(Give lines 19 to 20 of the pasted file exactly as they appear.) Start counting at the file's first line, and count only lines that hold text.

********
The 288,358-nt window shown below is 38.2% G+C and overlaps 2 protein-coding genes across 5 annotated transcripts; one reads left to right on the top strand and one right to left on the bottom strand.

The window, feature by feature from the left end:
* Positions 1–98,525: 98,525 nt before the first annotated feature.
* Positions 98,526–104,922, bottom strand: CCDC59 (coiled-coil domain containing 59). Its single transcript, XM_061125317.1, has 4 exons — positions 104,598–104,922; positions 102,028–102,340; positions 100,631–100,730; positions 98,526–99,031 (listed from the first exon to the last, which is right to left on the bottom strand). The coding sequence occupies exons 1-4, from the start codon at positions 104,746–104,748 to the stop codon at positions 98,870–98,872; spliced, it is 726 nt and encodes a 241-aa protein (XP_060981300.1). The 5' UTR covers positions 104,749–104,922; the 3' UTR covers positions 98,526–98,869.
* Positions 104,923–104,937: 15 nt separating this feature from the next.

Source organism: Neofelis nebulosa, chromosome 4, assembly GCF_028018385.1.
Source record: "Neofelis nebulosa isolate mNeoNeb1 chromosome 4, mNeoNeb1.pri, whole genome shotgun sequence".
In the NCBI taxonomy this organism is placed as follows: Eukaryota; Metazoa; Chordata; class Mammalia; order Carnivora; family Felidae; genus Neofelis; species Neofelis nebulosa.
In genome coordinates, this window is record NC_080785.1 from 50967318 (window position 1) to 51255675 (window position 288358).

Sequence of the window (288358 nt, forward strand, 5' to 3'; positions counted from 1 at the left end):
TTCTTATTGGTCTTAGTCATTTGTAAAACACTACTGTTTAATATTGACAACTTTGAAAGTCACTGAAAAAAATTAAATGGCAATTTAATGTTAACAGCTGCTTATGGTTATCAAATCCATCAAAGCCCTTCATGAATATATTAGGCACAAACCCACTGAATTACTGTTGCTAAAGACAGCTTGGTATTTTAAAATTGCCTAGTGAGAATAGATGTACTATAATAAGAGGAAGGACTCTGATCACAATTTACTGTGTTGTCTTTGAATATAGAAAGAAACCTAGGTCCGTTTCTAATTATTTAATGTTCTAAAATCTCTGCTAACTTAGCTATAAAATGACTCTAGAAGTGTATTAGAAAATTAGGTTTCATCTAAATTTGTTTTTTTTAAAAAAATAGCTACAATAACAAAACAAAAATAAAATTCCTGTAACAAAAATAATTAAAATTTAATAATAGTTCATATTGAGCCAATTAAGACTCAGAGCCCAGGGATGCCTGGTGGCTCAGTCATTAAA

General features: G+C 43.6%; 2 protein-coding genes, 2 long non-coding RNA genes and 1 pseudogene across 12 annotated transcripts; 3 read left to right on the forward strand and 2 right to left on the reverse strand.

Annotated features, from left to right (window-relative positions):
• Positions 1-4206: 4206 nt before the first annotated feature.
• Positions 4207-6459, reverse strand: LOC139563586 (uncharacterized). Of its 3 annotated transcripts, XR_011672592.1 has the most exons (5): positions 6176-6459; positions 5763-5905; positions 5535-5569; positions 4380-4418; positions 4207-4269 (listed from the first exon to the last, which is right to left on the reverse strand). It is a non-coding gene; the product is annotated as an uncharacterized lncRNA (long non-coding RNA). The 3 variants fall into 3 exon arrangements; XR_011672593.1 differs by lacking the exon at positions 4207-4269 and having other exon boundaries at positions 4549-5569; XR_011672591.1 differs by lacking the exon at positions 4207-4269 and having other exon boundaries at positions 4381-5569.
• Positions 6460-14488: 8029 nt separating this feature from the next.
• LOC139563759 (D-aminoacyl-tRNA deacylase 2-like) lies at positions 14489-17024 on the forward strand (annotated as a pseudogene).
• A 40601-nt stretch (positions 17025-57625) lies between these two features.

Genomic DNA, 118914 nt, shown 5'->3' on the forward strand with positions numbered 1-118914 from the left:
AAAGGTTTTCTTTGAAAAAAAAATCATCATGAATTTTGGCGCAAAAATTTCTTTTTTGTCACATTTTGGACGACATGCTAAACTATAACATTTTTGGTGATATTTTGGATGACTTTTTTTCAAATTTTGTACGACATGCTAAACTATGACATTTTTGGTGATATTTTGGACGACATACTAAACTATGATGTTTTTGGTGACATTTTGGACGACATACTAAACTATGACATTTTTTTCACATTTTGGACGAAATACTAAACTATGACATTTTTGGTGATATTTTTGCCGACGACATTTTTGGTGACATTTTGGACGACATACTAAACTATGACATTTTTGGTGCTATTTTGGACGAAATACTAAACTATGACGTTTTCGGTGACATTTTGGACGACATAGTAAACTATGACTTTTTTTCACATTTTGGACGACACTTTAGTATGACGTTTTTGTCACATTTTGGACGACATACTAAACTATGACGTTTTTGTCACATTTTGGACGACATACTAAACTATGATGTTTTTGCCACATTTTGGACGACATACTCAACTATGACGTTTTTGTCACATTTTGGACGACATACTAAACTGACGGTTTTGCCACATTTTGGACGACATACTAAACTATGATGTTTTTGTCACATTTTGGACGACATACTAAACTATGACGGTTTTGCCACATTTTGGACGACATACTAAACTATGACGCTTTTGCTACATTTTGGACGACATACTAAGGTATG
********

Genomic DNA, 118914 nt, shown 5'->3' on the forward strand with positions numbered 1-118914 from the left:
AAAGGTTTTCTTTGAAAAAAAAATCATCATGAATTTTGGCGCAAAAATTTCTTTTTTGTCACATTTTGGACGACATGCTAAACTATAACATTTTTGGTGATATTTTGGATGACTTTTTTTCAAATTTTGTACGACATGCTAAACTATGACATTTTTGGTGATATTTTGGACGACATACTAAACTATGATGTTTTTGGTGACATTTTGGACGACATACTAAACTATGACATTTTTTTCACATTTTGGACGAAATACTAAACTATGACATTTTTGGTGATATTTTTGCCGACGACATTTTTGGTGACATTTTGGACGACATACTAAACTATGACATTTTTGGTGCTATTTTGGACGAAATACTAAACTATGACGTTTTCGGTGACATTTTGGACGACATAGTAAACTATGACTTTTTTTCACATTTTGGACGACACTTTAGTATGACGTTTTTGTCACATTTTGGACGACATACTAAACTATGACGTTTTTGTCACATTTTGGACGACATACTAAACTATGATGTTTTTGCCACATTTTGGACGACATACTCAACTATGACGTTTTTGTCACATTTTGGACGACATACTAAACTGACGGTTTTGCCACATTTTGGACGACATACTAAACTATGATGTTTTTGTCACATTTTGGACGACATACTAAACTATGACGGTTTTGCCACATTTTGGACGACATACTAAACTATGACGCTTTTGCTACATTTTGGACGACATACTAAGGTATG